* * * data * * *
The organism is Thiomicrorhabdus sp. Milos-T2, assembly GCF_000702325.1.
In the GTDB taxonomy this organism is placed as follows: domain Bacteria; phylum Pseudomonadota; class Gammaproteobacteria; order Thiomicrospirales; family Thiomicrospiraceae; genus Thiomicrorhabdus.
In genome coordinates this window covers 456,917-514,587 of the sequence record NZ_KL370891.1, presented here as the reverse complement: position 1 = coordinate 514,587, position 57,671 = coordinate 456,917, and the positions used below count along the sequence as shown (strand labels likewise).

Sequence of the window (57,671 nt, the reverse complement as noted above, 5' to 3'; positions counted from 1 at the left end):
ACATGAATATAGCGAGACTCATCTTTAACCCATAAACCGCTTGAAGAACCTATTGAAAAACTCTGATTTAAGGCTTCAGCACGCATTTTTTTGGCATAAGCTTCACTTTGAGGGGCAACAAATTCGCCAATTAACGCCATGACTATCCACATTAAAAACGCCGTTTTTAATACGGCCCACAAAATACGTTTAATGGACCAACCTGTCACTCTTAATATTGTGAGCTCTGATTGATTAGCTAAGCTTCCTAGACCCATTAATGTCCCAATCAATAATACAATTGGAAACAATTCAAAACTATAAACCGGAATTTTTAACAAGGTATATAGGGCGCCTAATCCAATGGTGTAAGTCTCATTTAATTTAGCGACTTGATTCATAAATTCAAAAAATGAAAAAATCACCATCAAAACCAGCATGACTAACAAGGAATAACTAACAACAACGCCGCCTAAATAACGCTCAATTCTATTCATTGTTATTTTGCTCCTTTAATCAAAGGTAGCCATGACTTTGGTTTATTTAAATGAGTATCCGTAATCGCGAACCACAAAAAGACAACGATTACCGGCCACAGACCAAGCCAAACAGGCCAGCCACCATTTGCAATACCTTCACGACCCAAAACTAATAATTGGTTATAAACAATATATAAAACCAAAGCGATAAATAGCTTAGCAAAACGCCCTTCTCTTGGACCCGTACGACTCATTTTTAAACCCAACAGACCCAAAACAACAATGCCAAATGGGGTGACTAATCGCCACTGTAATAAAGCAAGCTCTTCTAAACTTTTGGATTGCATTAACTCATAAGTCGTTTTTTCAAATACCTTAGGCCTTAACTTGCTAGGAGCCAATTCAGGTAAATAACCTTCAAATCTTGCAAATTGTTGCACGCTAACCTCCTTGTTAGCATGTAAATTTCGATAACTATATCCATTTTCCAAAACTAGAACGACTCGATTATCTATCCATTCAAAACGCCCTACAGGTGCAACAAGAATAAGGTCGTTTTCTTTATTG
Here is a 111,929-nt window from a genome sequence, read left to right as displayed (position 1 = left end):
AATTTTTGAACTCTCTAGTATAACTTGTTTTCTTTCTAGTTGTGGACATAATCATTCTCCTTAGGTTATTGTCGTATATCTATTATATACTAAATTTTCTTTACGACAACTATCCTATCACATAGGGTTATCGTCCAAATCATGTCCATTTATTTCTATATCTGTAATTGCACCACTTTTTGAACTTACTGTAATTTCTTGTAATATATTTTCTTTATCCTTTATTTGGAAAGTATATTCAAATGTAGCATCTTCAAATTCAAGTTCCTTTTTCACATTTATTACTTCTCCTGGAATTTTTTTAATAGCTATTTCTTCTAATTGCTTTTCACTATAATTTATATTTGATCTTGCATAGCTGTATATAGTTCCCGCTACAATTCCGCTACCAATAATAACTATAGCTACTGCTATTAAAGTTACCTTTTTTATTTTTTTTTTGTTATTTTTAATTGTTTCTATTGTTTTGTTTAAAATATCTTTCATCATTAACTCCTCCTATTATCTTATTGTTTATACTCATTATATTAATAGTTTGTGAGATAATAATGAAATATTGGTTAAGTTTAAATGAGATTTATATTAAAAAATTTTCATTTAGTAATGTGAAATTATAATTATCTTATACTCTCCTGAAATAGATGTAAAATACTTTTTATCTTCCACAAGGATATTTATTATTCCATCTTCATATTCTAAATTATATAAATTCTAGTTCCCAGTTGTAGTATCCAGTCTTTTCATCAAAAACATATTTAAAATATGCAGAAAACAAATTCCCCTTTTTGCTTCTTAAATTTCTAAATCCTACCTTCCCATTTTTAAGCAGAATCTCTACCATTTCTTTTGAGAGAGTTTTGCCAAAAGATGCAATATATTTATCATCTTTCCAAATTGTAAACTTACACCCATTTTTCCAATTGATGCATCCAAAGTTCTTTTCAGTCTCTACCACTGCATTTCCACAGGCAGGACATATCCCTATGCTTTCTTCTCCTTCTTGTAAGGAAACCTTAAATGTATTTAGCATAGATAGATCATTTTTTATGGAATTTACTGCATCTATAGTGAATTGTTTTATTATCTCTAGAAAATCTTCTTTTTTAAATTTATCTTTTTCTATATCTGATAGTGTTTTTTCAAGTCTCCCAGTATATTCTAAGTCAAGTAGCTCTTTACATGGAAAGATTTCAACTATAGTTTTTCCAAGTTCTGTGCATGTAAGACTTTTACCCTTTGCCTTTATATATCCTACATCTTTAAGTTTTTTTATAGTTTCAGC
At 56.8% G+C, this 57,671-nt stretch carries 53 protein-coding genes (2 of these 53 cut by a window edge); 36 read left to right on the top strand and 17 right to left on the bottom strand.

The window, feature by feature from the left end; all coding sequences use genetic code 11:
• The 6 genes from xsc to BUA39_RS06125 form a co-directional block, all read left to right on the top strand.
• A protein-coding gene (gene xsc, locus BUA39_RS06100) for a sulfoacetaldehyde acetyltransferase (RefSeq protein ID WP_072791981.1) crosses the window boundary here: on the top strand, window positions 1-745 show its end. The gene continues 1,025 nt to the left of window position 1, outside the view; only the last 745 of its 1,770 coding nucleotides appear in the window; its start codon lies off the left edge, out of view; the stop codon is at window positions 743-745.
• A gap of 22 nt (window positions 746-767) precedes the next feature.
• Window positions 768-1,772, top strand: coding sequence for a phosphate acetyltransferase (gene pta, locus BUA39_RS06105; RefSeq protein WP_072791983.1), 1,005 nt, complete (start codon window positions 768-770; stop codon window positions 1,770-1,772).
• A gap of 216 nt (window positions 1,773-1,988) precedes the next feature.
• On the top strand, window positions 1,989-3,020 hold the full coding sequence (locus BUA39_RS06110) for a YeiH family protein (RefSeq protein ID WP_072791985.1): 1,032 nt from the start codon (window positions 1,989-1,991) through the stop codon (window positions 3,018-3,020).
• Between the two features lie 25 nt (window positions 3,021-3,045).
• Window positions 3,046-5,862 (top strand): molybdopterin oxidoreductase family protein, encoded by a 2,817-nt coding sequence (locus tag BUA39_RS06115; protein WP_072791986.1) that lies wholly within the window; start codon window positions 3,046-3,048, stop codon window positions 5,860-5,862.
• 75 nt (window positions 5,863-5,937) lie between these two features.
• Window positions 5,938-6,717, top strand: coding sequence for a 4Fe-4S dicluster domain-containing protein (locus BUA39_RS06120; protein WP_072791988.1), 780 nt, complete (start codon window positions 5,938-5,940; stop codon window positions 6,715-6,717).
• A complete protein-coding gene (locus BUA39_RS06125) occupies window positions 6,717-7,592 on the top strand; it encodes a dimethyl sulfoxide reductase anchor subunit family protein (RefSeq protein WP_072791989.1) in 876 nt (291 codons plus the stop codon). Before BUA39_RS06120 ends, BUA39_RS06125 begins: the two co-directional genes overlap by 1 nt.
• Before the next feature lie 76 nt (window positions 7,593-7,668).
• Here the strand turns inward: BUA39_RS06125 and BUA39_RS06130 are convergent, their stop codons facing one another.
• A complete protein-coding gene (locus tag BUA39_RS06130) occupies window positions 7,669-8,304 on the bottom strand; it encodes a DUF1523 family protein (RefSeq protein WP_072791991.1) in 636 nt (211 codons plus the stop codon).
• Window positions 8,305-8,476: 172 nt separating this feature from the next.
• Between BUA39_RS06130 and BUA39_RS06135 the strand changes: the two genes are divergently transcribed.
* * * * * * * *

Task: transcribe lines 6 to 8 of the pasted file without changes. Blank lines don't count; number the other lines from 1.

Here is a 111,929-nt window from a genome sequence, read left to right as displayed (position 1 = left end):
AATTTTTGAACTCTCTAGTATAACTTGTTTTCTTTCTAGTTGTGGACATAATCATTCTCCTTAGGTTATTGTCGTATATCTATTATATACTAAATTTTCTTTACGACAACTATCCTATCACATAGGGTTATCGTCCAAATCATGTCCATTTATTTCTATATCTGTAATTGCACCACTTTTTGAACTTACTGTAATTTCTTGTAATATATTTTCTTTATCCTTTATTTGGAAAGTATATTCAAATGTAGCATCTTCAAATTCAAGTTCCTTTTTCACATTTATTACTTCTCCTGGAATTTTTTTAATAGCTATTTCTTCTAATTGCTTTTCACTATAATTTATATTTGATCTTGCATAGCTGTATATAGTTCCCGCTACAATTCCGCTACCAATAATAACTATAGCTACTGCTATTAAAGTTACCTTTTTTATTTTTTTTTTGTTATTTTTAATTGTTTCTATTGTTTTGTTTAAAATATCTTTCATCATTAACTCCTCCTATTATCTTATTGTTTATACTCATTATATTAATAGTTTGTGAGATAATAATGAAATATTGGTTAAGTTTAAATGAGATTTATATTAAAAAATTTTCATTTAGTAATGTGAAATTATAATTATCTTATACTCTCCTGAAATAGATGTAAAATACTTTTTATCTTCCACAAGGATATTTATTATTCCATCTTCATATTCTAAATTATATAAATTCTAGTTCCCAGTTGTAGTATCCAGTCTTTTCATCAAAAACATATTTAAAATATGCAGAAAACAAATTCCCCTTTTTGCTTCTTAAATTTCTAAATCCTACCTTCCCATTTTTAAGCAGAATCTCTACCATTTCTTTTGAGAGAGTTTTGCCAAAAGATGCAATATATTTATCATCTTTCCAAATTGTAAACTTACACCCATTTTTCCAATTGATGCATCCAAAGTTCTTTTCAGTCTCTACCACTGCATTTCCACAGGCAGGACATATCCCTATGCTTTCTTCTCCTTCTTGTAAGGAAACCTTAAATGTATTTAGCATAGATAGATCATTTTTTATGGAATTTACTGCATCTATAGTGAATTGTTTTATTATCTCTAGAAAATCTTCTTTTTTAAATTTATCTTTTTCTATATCTGATAGTGTTTTTTCAAGTCTCCCAGTATATTCTAAGTCAAGTAGCTCTTTACATGGAAAGATTTCAACTATAGTTTTTCCAAGTTCTGTGCATGTAAGACTTTTACCCTTTGCCTTTATATATCCTACATCTTTAAGTTTTTTTATAGTTTCAGC
At 56.8% G+C, this 57,671-nt stretch carries 53 protein-coding genes (2 of these 53 cut by a window edge); 36 read left to right on the top strand and 17 right to left on the bottom strand.